If you are not happy with their response, the Financial Ombudsman Service for small businesses may be able to investigate. The service is free, impartial, and has the power to make legally binding decisions.
For complaints about acts or omissions by firms on or after 1 April 2019, the Financial Ombudsman Service can award compensation of up to £355,000.
The coronavirus pandemic has led to widespread disruption and business closures resulting in substantial financial loss.
Many customers have made claims for these losses under their Business Interruption (BI) insurance policies.
There has been widespread concern about the lack of clarity and certainty for some customers making these claims, and the basis on which some firms are making decisions on claims.
Find out how we are seeking legal clarity on BI insurance during the coronavirus crisis.
We create and enforce rules that protect consumers, ensure markets work well and promote competition.
We do not adjudicate on individual complaints. That is the role of the Financial Ombudsman Service. However, we do work closely with the Ombudsman Service, and the information it gives us helps us identify wider issues.
Most business lending is unregulated, but business lending of £25k or less to certain types of businesses, such as sole traders, is generally regulated.
Most FCA rules don’t apply to unregulated business lending and our ability to intervene is limited, even if the firm is authorised by us. The activities that are regulated, and those which are not, are set out in legislation by Parliament.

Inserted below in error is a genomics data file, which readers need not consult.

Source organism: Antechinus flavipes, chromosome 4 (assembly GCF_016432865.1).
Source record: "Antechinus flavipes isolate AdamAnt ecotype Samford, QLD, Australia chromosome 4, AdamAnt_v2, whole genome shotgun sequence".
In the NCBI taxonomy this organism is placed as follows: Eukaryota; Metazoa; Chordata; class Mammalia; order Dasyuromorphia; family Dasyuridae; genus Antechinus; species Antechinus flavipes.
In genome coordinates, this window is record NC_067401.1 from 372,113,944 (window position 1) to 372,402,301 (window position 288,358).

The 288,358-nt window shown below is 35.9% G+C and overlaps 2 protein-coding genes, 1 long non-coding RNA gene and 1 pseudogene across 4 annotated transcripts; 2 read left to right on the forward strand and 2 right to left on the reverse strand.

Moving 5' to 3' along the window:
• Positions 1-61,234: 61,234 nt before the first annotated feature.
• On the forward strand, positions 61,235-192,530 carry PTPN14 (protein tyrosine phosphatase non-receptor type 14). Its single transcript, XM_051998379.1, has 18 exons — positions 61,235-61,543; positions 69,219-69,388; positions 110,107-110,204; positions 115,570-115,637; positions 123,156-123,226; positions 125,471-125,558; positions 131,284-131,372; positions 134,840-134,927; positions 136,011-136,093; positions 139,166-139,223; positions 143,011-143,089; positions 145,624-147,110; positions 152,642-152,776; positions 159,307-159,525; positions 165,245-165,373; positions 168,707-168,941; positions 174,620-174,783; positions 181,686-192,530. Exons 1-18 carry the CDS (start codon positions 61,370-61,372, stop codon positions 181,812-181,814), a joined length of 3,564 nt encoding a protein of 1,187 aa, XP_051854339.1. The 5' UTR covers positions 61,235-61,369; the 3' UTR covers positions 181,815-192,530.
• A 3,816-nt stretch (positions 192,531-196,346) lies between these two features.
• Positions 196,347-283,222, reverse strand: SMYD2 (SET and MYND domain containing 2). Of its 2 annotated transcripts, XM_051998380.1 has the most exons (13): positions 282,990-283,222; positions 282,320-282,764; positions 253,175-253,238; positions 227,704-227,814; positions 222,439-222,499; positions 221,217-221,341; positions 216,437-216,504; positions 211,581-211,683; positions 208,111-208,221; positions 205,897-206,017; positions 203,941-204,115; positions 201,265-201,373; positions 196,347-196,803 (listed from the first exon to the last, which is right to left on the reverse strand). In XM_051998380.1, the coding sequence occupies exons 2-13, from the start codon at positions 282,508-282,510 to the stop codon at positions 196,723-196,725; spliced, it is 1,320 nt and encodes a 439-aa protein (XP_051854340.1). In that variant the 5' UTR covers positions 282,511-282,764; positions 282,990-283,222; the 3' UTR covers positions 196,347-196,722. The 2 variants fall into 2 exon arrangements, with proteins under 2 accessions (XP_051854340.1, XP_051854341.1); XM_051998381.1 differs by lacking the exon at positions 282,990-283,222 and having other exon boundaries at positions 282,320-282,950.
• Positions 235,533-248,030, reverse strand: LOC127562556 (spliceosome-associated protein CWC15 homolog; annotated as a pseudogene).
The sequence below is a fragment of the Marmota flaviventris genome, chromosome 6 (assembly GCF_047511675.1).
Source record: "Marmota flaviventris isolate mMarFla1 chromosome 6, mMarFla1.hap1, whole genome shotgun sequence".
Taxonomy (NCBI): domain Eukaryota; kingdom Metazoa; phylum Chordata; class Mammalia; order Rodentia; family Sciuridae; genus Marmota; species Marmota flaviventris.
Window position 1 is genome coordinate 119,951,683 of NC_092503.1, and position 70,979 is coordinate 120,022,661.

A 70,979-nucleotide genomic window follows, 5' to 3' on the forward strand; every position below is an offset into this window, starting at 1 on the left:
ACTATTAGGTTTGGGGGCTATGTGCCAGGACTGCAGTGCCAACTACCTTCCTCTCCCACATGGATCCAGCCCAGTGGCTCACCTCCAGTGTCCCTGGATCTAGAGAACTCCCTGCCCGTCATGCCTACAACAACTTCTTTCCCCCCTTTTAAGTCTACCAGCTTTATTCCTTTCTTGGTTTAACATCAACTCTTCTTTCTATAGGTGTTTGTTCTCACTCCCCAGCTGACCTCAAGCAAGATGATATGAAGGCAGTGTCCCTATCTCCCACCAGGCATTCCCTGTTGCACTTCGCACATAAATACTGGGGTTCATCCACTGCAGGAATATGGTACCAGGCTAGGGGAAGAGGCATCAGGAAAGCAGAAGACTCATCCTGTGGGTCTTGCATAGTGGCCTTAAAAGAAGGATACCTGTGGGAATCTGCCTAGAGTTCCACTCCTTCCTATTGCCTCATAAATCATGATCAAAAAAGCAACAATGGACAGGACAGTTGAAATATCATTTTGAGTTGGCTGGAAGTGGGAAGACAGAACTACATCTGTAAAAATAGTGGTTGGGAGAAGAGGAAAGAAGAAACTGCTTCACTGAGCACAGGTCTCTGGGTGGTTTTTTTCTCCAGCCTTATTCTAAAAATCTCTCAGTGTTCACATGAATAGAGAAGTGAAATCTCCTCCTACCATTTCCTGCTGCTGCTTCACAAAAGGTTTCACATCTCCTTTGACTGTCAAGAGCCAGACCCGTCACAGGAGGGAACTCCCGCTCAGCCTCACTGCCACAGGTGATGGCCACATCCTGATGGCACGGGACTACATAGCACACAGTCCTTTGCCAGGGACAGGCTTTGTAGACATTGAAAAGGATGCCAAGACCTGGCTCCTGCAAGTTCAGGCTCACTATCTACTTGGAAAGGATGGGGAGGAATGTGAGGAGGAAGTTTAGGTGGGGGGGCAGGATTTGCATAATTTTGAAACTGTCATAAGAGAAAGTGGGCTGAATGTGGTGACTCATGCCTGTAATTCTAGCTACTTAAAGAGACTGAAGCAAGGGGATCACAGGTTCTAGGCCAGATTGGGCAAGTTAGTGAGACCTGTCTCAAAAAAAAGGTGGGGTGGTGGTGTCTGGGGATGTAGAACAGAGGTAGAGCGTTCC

This is one of the reasons why we expanded the remit of the Financial Ombudsman Service to include 97% of small businesses. Since the financial crisis of 2008, we have also introduced a new regime to better hold senior managers directly to account for their conduct, including in relation to unregulated activities the firm is undertaking.
To make BBLS scheme funds quickly accessible to more businesses, the Government has legislated to remove many of the regulatory obligations that lenders would normally have to comply with. This means that a lot of the protections that would normally apply to regulated loans do not apply to BBLS. For more information on this you may like to speak to the lender or seek professional advice.
Debt collecting by a lender under the scheme will be a regulated activity, where the lending would have been regulated before this legislation, and the scope of regulated debt collecting by third parties remains unchanged. This means that our rules on debt collecting activities will apply in these areas and we can take action if we see a failure to comply with them.
For regulated lending under CBILS, we have also said that we do not expect firms to have to comply with most of our creditworthiness rules where they comply with the relevant requirements of the scheme.
For lending to business customers there is a set of industry standards overseen by the Lending Standards Board (LSB). The standards apply where a firm is lending to business customers with turnover up to £25 million per year. The LSB oversees lenders’ adherence to the code. The standards cover both regulated and unregulated lending.
Industry standards help us determine if a Senior Manager is discharging their duties appropriately. This includes considering that Senior Manager’s conduct on unregulated lending and unregulated debt collecting. We recognised these standards on 11 February 2020 in respect of unregulated lending and unregulated debt collecting.
On 5 August 2020, we maintained our recognition of a revised version, which was altered as result of the Covid-19 pandemic. The standards now make specific reference to changes that have been made as a result of the Bounce Back Loan and Coronavirus Business Interruption Loan schemes.
Read more about our recognition of these standards.